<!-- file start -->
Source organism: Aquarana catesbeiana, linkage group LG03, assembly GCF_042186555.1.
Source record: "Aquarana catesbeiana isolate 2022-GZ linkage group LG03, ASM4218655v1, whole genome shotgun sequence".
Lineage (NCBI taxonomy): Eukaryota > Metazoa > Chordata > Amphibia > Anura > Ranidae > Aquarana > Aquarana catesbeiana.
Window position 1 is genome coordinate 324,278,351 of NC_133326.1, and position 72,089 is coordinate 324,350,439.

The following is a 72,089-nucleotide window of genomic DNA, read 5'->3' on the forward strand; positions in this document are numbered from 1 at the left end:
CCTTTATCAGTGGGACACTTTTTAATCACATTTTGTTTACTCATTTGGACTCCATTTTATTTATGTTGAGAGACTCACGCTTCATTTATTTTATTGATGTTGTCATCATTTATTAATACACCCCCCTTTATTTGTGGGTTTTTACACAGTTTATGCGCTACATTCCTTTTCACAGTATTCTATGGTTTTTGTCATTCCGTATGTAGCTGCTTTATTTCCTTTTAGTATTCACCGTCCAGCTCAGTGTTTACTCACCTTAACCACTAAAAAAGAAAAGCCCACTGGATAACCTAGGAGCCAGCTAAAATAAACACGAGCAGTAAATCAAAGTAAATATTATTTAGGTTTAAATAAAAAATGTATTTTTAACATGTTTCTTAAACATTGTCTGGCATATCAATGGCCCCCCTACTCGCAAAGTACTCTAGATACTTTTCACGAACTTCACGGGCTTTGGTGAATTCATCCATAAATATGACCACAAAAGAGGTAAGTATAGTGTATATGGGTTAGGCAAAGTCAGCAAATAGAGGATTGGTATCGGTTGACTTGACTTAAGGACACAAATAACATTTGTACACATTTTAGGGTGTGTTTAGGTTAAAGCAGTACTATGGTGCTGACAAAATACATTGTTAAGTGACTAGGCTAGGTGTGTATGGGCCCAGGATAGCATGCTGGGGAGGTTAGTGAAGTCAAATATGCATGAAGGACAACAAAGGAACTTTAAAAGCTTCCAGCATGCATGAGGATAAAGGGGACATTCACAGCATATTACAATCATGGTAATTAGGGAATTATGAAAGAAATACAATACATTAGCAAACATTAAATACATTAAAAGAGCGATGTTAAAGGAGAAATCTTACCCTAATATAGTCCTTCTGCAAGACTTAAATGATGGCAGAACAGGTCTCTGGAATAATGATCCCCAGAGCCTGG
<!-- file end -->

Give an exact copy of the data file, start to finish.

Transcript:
Source organism: Aquarana catesbeiana, linkage group LG03, assembly GCF_042186555.1.
Source record: "Aquarana catesbeiana isolate 2022-GZ linkage group LG03, ASM4218655v1, whole genome shotgun sequence".
Lineage (NCBI taxonomy): Eukaryota > Metazoa > Chordata > Amphibia > Anura > Ranidae > Aquarana > Aquarana catesbeiana.
Window position 1 is genome coordinate 324,278,351 of NC_133326.1, and position 72,089 is coordinate 324,350,439.

The following is a 72,089-nucleotide window of genomic DNA, read 5'->3' on the forward strand; positions in this document are numbered from 1 at the left end:
CCTTTATCAGTGGGACACTTTTTAATCACATTTTGTTTACTCATTTGGACTCCATTTTATTTATGTTGAGAGACTCACGCTTCATTTATTTTATTGATGTTGTCATCATTTATTAATACACCCCCCTTTATTTGTGGGTTTTTACACAGTTTATGCGCTACATTCCTTTTCACAGTATTCTATGGTTTTTGTCATTCCGTATGTAGCTGCTTTATTTCCTTTTAGTATTCACCGTCCAGCTCAGTGTTTACTCACCTTAACCACTAAAAAAGAAAAGCCCACTGGATAACCTAGGAGCCAGCTAAAATAAACACGAGCAGTAAATCAAAGTAAATATTATTTAGGTTTAAATAAAAAATGTATTTTTAACATGTTTCTTAAACATTGTCTGGCATATCAATGGCCCCCCTACTCGCAAAGTACTCTAGATACTTTTCACGAACTTCACGGGCTTTGGTGAATTCATCCATAAATATGACCACAAAAGAGGTAAGTATAGTGTATATGGGTTAGGCAAAGTCAGCAAATAGAGGATTGGTATCGGTTGACTTGACTTAAGGACACAAATAACATTTGTACACATTTTAGGGTGTGTTTAGGTTAAAGCAGTACTATGGTGCTGACAAAATACATTGTTAAGTGACTAGGCTAGGTGTGTATGGGCCCAGGATAGCATGCTGGGGAGGTTAGTGAAGTCAAATATGCATGAAGGACAACAAAGGAACTTTAAAAGCTTCCAGCATGCATGAGGATAAAGGGGACATTCACAGCATATTACAATCATGGTAATTAGGGAATTATGAAAGAAATACAATACATTAGCAAACATTAAATACATTAAAAGAGCGATGTTAAAGGAGAAATCTTACCCTAATATAGTCCTTCTGCAAGACTTAAATGATGGCAGAACAGGTCTCTGGAATAATGATCCCCAGAGCCTGG